Right To Own Property – Laymans Terminology

Explaining the Right To Own Real Estate Property in the Philippines in layman’s (simple) terms…..

Land Title

As a general  rule, only Filipino Citizens and corporations or partnerships at least 60% of the capital of which is owned  by Filipinos are entitled to acquire land in the Philippines.

As exception to the general rule, foreign ownership of real estate in the Philippines is allowed in the following cases:

1. Acquisition before the 1935 Constitution;
2. Acquisition thru hereditary succession. If foreign acquirer is a legal heir;

This means that when the foreign national is married to a Filipino citizen and his/her spouse dies, the non-Filipino as the natural heir is legal owner of the property. The same is true for  children. Every natural child (legitimate or illegitimate) can inherit the property of his/her Filipino parent even if they do not hold Filipino citizenship.

3. Purchase of not more than 40% interest in a condominium project;
4. Purchase by a former natural-born Filipino citizen subject to the limitations  prescribed by Law (Batas Pambansa 185 and R.A. 8179)

3.  A Filipino who married an foreign national retains his/her Philippine citizenship (unless by her act or omission, she is deemed to have renounced her Philippine citizenship) and  may therefore acquire real estate in the Philppines.

ACQUISITION BY FORMER NATURAL BORN FILIPINO CITIZEN 

1.  Method of acquisition is not limited to voluntary deeds (such as sale or donation) but includes involuntary deeds such as sale due to unpaid tax, foreclosure due to non payment of mortgagor (creditor), or execution sale.

2.  Maximum area that may be allowed depending on local zoning restrictions is:
a..  For residential purpose  –  1,000 square meters of urban land or one (1) hectare of rural land
b.. For business or other purpose – 5,000 square meters  of urban land or three hectares of rural land.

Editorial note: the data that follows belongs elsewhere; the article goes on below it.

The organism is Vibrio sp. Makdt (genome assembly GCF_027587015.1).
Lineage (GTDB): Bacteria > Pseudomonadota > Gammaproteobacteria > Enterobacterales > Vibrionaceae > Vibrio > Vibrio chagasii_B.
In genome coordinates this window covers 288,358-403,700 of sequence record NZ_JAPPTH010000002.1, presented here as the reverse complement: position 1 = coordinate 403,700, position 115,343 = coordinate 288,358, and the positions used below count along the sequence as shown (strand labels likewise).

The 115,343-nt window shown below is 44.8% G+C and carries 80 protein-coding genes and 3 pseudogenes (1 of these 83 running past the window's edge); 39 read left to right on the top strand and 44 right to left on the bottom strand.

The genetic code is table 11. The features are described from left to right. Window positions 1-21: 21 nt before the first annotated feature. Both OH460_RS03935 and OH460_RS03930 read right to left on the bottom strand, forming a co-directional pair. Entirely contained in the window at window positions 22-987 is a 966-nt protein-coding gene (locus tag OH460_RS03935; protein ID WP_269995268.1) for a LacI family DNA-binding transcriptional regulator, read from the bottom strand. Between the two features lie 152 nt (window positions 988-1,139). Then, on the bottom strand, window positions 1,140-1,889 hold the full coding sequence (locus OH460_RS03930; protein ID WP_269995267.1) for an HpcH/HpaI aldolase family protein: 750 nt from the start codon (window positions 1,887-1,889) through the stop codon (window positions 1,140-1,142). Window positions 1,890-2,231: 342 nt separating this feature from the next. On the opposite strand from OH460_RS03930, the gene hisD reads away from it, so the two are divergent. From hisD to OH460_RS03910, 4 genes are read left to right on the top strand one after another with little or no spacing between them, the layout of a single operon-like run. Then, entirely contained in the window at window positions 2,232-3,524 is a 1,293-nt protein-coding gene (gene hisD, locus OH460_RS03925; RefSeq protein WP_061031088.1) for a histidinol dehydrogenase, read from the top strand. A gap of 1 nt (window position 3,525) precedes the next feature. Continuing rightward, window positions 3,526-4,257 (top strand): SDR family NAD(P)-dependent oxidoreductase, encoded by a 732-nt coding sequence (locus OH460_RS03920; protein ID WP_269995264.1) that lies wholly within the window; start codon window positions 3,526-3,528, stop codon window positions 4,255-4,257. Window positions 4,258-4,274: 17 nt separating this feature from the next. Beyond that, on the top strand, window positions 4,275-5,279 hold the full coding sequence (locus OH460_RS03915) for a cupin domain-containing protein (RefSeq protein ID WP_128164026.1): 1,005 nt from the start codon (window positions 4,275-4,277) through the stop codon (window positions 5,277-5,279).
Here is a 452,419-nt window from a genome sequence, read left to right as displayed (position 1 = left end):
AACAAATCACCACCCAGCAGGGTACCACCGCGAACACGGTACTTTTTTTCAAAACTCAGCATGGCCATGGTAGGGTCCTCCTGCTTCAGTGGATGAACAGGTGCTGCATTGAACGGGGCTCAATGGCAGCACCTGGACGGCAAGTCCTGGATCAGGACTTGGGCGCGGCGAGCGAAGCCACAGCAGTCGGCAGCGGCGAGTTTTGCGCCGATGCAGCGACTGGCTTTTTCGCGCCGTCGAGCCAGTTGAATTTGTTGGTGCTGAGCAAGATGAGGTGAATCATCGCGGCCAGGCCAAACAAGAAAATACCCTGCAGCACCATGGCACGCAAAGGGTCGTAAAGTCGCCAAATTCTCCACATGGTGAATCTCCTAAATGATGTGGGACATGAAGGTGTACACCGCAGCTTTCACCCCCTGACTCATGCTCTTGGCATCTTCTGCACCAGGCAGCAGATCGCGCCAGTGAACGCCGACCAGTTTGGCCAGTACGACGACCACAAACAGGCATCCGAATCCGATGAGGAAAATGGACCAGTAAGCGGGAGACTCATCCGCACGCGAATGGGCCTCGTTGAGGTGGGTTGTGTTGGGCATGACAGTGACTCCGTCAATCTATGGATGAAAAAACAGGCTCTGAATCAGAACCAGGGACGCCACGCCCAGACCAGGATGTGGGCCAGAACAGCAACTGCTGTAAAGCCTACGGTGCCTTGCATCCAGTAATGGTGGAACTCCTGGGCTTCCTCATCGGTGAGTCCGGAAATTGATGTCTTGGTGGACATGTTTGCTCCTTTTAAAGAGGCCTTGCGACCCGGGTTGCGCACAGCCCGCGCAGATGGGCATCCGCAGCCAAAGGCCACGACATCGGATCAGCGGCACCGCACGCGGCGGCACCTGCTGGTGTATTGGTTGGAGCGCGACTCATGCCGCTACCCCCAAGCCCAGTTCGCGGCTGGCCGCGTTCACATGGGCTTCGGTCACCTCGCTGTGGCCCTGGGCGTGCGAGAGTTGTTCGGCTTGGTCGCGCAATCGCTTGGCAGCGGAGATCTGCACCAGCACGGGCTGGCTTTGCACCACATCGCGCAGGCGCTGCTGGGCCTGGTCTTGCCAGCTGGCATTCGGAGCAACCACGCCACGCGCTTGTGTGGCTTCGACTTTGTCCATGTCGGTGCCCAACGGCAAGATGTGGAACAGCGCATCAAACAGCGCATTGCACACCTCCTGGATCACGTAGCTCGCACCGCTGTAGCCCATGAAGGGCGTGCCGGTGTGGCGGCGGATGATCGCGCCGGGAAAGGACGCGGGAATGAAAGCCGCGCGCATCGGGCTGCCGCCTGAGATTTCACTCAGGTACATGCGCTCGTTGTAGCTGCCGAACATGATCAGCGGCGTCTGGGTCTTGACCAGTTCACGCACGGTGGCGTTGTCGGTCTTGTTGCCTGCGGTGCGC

Business or other purpose refers to the use of the land primarily, directly and actually in the conduct of business or commercial activities in the broad areas of agriculture, industry and services, including the lease of land, but excluding the buying or selling thereof.”

3.  In case of married couple, one or both of them may avail of the privilege, provided that the total acquisition shall not exceed the maximum area allowed.

4. A transferee of residential land under BP 185 may still avail of the privilege granted under RA 8179.

5.  A transferee who already owns urban or rural land for residential purpose, may acquire additional urban or rural land for residential purpose which, when added to that already owned by him does not exceed the maximum area allowed by law.

The same priviledge applies to a transferee who already owns urban or rural land for business purposes.

6.  A transferee may not acquire more than two urban or two rural lands which should be located in different cities or municipalities.

7.  A transferee who has already acquired urban land for residential purpose shall be disqualified to acquire rural land for residential purpose and vice versa. The same rule applies to a transferee of land for business purpose.

Dual Citizens

  • Dual citizenship means having two citizenships and passports from two different countries. Dual citizenship allows the citizenship holder full rights of possession of Philippine real property.
  • Former Filipino citizens born in the Philippines , who have immigrated to another country and obtained citizenship of that country, then re-acquired their Philippines citizenship.

Foreign Ownership as a Philippine Corporation

  • Foreign nationals or corporations may completely own a condominium or townhouse. To take control of a private land, residential house and lot, and commercial building and lot, foreign nationals or corporations must form a Philippine corporation. The corporation is to be 40% foreign-owned (maximum) and 60% Filipino-owned (minimum), and with at least five [5] directors. A foreign national may be the primary signatory of the bank account, allowing him/her total control over the funds derived from the corporation and the income or sale of the asset or property.

Foreign Leasing of Philippine Real Estate Property

  • A foreign national and or corporation may enter into a lease agreement with Filipino landowners for an initial period of up to 25 years, and renewable for another 25 years.

Note: This document is for information purposes only. The user assumes all risks for its use. For more information please contact your Philippine Lawyer or a Licensed Real Estate Broker.

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